It was a sweltering day in Hong Kong. It’s always a sweltering day in Hong Kong in the summer time. The kind of climate that makes a white shirt black and a black shirt just plain oppressive. My mum sat on leaning against the kitchen door, my dad was looking at the floor. I was calmly playing Abba’s “Fernando” on the electric piano for my folks one last time. They like Abba. I didn’t really have a say in that choice.
“Hi I’m checking into my flight to Toronto.”
“Passport please! … I’m sorry sir, we cannot let you on the flight”
“You do not have a visa.”
“But I do, I have my student visa for Canada”
“Oh but sir, you are Sri Lankan Citizen, you need Transit Visa through the United States”
My flight went through Detroit. Northwestern Airlines. A 747.
And that precipitated a rather hasty passage to the US Embassy, a long line, a bemused visa official, a stamped passport, another MTR trip to the Jardines Travel Agency and a change of flight (for free) for the next day.
This time around, I really was going.
Boarding time in Kai Tak airport in 1992. Kai Tak’s rubbery black floor makes it a sparse experience and me with only a couple friends to say goodbye. I had already seen most of the others off in the previous weeks. The list of places that would see our footsteps was not a list of where, but a list of where not: Sydney, Australia, Providence RI, London UK, Vancouver BC, Delhi, France you name it.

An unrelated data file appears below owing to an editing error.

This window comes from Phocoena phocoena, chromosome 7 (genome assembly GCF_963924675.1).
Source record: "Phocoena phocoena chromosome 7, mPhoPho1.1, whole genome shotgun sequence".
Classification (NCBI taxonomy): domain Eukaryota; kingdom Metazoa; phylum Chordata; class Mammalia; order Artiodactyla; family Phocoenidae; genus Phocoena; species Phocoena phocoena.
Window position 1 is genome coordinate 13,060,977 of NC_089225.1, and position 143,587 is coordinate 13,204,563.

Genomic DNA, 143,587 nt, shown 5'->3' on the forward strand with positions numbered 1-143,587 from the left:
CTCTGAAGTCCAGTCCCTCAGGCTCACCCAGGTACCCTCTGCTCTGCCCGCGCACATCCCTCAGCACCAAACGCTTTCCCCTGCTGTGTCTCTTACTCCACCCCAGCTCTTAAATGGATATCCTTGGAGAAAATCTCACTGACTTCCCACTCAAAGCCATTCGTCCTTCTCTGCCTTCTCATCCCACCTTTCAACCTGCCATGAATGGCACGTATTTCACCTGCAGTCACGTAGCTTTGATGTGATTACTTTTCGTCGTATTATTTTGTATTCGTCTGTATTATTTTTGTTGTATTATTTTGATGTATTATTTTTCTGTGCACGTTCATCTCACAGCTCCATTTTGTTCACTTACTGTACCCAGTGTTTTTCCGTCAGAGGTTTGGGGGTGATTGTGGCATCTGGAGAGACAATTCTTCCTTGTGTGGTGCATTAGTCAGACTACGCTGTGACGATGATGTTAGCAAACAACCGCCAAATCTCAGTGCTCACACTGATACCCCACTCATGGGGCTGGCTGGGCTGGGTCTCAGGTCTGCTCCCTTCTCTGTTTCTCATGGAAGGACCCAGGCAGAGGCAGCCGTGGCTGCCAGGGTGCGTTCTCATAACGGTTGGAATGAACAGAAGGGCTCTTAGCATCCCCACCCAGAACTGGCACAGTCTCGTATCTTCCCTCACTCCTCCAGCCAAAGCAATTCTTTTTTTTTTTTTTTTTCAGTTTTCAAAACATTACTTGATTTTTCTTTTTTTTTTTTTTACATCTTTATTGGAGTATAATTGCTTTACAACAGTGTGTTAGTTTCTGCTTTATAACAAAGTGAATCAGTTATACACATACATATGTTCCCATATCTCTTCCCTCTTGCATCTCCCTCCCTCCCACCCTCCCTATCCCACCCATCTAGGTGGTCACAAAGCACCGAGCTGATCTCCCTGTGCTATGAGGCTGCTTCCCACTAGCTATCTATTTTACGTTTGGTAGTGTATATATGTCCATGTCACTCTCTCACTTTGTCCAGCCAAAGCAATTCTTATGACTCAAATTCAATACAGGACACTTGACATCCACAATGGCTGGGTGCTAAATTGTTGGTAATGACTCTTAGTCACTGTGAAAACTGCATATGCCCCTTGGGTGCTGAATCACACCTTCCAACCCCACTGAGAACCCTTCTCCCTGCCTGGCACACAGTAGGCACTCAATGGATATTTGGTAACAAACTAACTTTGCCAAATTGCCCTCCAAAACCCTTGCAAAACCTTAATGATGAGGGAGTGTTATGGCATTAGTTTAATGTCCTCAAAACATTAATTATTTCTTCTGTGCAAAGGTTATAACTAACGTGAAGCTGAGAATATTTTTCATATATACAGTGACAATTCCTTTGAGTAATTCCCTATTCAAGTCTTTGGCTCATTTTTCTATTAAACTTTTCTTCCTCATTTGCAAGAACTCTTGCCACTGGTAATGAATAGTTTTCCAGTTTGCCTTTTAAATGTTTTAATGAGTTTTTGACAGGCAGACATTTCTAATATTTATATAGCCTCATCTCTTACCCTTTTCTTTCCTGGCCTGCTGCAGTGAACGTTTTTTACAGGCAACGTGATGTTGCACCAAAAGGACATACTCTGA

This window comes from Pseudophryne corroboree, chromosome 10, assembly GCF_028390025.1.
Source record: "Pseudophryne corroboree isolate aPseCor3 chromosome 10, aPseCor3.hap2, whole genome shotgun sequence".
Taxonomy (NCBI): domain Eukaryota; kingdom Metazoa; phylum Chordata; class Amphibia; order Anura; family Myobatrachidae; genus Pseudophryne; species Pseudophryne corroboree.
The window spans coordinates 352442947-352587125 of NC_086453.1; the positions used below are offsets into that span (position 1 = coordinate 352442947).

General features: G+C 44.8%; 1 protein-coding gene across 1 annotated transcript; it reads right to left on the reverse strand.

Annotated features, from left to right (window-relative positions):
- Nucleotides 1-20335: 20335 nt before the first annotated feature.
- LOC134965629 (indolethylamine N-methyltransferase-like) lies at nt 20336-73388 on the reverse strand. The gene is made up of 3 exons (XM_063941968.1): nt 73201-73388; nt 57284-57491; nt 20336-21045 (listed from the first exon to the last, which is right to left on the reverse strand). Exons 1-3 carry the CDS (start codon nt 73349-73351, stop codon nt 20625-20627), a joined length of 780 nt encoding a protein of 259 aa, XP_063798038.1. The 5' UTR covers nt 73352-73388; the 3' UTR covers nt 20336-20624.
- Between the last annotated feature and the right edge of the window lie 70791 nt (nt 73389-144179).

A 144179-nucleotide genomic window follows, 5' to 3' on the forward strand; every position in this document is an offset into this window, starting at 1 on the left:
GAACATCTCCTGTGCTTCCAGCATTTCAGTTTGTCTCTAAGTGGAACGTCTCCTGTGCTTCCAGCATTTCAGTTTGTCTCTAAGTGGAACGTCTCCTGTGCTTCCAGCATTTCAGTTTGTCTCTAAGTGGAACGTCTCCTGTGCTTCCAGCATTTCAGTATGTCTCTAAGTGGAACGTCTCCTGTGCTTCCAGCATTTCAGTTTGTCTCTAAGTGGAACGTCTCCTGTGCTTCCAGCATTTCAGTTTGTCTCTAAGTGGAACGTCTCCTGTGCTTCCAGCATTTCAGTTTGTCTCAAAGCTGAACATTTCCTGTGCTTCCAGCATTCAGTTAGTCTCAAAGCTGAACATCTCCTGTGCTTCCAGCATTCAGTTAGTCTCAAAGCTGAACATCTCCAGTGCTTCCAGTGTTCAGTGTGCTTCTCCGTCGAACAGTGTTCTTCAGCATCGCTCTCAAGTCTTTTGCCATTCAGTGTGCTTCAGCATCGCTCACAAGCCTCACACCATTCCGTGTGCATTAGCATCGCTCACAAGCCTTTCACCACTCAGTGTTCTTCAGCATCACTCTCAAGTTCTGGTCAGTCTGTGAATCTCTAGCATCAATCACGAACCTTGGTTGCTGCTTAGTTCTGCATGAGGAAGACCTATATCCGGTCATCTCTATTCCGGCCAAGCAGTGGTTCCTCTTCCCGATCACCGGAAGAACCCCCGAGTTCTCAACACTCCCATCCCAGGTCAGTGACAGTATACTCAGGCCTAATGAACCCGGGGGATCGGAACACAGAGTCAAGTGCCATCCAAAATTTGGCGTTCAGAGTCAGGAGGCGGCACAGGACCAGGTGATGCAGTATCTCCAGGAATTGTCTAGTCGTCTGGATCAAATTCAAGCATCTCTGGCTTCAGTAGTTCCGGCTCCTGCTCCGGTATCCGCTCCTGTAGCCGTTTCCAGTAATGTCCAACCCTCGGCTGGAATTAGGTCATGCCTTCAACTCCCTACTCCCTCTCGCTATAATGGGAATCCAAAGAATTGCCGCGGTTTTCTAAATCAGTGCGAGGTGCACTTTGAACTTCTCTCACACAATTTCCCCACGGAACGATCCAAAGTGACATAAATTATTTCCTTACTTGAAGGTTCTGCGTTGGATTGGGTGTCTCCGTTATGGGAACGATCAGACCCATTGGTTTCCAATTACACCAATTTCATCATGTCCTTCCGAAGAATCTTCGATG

My mum cries. My dad waves. I’m off.
Tokyo to Detroit, I explain to the poor woman sitting next to me, and then I’m going to Saint John. You know named after the Patron saint of fisherman. I’ll be doing Biochemistry at this university called Memorial. Oh I know, it’s not world famous, but I think it’s cool you know. It’s in a place called New Found Land. Oh and that’s because it was one of the first colonies of the British Empire you know. She ignores me from then on.
In Detroit, I have to navigate through International to Domestic terminals. It’s all a blur but it’s cool. I arrived an hour earlier than when I left. The same day. That’s freakin’ awesome!
In Toronto, my student visa is checked. I enter into the arrivals hall. There’s so many boards of people looking for people arriving to go to school. A woman from the University of Toronto international affairs office makes a beeline to me, she has this pin on her shirt that says welcome to Canada. I’m obviously an international student. I rather imperiously say, I’m off to Memorial… sorry you have the wrong person.
Next I’m in front of the Air Canada counter and waiting to get onto the flight to St. John’s. Oh dear, definitely didn’t get that right did I? The woman at the counter looks at the last sheaf of my long ticket. These are the days of printed tickets still.
“You’ve had a long day!”
“Yes Ma’am, I’m very tired” I replied. I think she gave me a very nice seat on the plane, but I slept.
Four hours later I arrived in St. John’s at almost midnight. Bewildered, I descended onto the tarmac and looked around at home. My first impression: It was very dark compared to Hong Kong.